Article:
Case Study 1: A new company viewing graphic, user-generated content

“Our people do a tough job, so I want to know I’m looking after them.

It’s important for them, me and the business” – Company Director.

N.B: Many of our clients require confidentiality to ensure security or protect brand reputation. We therefore don’t add any identifying features.

Company Info

A new company of 25 staff and managers who view graphic, multi-sensory, and typically unedited and/or user-generated content. The extreme nature and amount of viewing exposure differed across roles, but all had to have knowledge of, and work with, the content.

The Directors’ Motives

To develop a company-specific Wellbeing Policy to:

What We Did

The entire company (except 1 Director) completed a:

What We Found

A detailed understanding of how the Company’s culture, strategy and everyday practice affected; the experience of exposure and support, staff psychological wellbeing and performance, and business security.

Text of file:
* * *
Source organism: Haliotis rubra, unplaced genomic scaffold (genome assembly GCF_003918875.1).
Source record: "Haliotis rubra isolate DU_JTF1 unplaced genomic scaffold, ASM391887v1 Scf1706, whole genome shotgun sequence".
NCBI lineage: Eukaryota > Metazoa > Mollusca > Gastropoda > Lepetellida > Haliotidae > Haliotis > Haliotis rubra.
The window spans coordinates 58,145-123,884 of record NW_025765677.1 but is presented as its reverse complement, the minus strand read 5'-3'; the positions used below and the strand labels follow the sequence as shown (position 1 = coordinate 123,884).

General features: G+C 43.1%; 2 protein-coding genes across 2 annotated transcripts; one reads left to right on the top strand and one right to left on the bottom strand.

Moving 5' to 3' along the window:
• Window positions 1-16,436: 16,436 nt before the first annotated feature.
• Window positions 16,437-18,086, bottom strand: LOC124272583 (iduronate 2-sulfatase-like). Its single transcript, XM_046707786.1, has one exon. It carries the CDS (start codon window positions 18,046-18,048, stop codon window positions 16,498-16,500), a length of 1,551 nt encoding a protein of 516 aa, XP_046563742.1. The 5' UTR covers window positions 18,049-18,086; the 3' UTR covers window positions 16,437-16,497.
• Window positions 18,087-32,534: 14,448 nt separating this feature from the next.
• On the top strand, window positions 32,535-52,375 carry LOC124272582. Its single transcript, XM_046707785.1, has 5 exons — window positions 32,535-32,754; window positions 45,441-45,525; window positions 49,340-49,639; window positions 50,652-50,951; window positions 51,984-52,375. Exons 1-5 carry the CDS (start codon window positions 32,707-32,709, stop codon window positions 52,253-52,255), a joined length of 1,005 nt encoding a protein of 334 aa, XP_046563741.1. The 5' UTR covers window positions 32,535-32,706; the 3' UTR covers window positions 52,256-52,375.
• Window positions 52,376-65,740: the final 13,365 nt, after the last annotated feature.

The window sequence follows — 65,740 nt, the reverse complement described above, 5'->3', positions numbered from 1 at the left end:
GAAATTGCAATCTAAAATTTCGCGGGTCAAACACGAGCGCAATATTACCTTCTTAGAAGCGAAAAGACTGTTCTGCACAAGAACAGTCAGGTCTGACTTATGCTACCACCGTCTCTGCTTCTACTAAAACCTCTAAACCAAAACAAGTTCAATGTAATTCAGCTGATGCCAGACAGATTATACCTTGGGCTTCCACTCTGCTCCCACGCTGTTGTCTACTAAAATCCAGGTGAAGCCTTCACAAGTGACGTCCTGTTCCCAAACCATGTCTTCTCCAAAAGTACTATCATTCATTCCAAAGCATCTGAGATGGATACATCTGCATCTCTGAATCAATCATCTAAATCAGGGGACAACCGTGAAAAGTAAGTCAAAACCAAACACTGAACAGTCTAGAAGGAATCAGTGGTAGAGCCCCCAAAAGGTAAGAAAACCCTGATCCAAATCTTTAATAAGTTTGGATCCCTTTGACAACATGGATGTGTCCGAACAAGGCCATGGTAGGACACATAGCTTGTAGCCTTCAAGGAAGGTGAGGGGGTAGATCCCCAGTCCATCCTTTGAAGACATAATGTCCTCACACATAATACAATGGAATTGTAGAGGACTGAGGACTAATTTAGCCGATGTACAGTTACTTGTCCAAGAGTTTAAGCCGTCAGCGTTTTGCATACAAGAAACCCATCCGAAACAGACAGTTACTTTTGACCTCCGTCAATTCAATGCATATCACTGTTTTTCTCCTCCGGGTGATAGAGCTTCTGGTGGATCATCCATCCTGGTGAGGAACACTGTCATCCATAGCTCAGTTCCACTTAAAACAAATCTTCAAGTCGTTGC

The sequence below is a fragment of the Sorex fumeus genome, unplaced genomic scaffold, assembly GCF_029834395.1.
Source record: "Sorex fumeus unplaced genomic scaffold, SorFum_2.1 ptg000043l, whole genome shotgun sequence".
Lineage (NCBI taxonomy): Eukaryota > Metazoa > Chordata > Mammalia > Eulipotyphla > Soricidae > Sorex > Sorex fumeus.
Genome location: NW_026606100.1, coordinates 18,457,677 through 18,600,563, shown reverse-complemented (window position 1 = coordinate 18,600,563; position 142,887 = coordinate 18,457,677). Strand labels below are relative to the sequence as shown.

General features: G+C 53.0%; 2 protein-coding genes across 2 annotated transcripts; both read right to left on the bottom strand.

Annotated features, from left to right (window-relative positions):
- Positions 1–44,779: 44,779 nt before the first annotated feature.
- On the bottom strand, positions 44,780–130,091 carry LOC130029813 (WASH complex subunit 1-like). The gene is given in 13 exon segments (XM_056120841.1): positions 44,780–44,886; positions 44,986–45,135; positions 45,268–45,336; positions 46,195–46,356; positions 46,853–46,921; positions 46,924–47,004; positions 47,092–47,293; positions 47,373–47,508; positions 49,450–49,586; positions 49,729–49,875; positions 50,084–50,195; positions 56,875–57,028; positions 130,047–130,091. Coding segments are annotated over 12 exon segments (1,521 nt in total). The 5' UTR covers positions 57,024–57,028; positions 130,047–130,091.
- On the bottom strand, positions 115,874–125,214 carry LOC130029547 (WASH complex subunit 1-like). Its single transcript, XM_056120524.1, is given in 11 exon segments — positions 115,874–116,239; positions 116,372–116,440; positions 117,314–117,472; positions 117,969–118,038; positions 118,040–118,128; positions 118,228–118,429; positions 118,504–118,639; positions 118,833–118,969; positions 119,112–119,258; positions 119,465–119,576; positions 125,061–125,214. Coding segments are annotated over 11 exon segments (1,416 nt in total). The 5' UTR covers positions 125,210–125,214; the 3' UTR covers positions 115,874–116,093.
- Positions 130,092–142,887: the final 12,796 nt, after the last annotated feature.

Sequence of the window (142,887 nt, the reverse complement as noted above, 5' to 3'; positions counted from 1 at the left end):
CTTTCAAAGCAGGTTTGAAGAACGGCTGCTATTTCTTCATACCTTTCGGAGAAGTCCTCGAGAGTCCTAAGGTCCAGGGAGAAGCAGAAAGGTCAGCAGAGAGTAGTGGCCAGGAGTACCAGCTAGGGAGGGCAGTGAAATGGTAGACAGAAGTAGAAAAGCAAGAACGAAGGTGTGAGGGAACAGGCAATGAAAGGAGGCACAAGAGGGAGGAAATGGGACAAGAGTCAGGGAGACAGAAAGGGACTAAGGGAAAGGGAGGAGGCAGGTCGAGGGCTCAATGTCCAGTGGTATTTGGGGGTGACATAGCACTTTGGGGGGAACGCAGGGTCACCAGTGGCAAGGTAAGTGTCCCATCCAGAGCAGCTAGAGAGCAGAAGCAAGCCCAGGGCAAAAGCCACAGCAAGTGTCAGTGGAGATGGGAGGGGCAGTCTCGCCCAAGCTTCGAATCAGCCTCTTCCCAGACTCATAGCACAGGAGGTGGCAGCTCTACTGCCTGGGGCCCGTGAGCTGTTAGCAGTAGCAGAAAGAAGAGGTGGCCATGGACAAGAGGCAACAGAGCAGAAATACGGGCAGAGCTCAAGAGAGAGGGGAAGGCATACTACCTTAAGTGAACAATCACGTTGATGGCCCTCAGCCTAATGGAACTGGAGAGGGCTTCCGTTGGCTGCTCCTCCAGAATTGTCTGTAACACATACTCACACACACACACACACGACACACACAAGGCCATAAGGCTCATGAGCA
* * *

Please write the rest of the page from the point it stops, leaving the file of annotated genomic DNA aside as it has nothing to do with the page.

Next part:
Outcomes and Moving Forward

The management requested a detailed report to gain full understanding of their staffs’ experience and its effects on wellbeing and performance: They saw this as key for prioritising the actions needed to best develop the Company.

Recommendations aimed to address concerns and to reinforce and improve upon good practice. Each was given a level of risk and urgency to help the managers prioritise. Others were noted as ‘quick wins.’

We had several meetings with one of the Directors and the Head of Operations to discuss the findings and how best to embed the recommendations in cultural practice. These were developed into the Company’s Wellbeing Policy and used to guide progress.

What They Said …

Director – “We’ve come so far, so quickly, so it was key to know how we’re doing. It’s been a really useful process. All seems well, but it’s confirmed that we need to get some important protection in place and to do other things better. … It’s also great to know we’re doing a lot right!”

Team member – “They (the management) understand what we do – They know it’s not easy. What we talked about with you is really important. They do what they can to help, but this really shows what we need – particularly knowing that what we do makes an important difference to the world. We have to know that, otherwise this work would be horrible. Getting you in shows that they really do care.”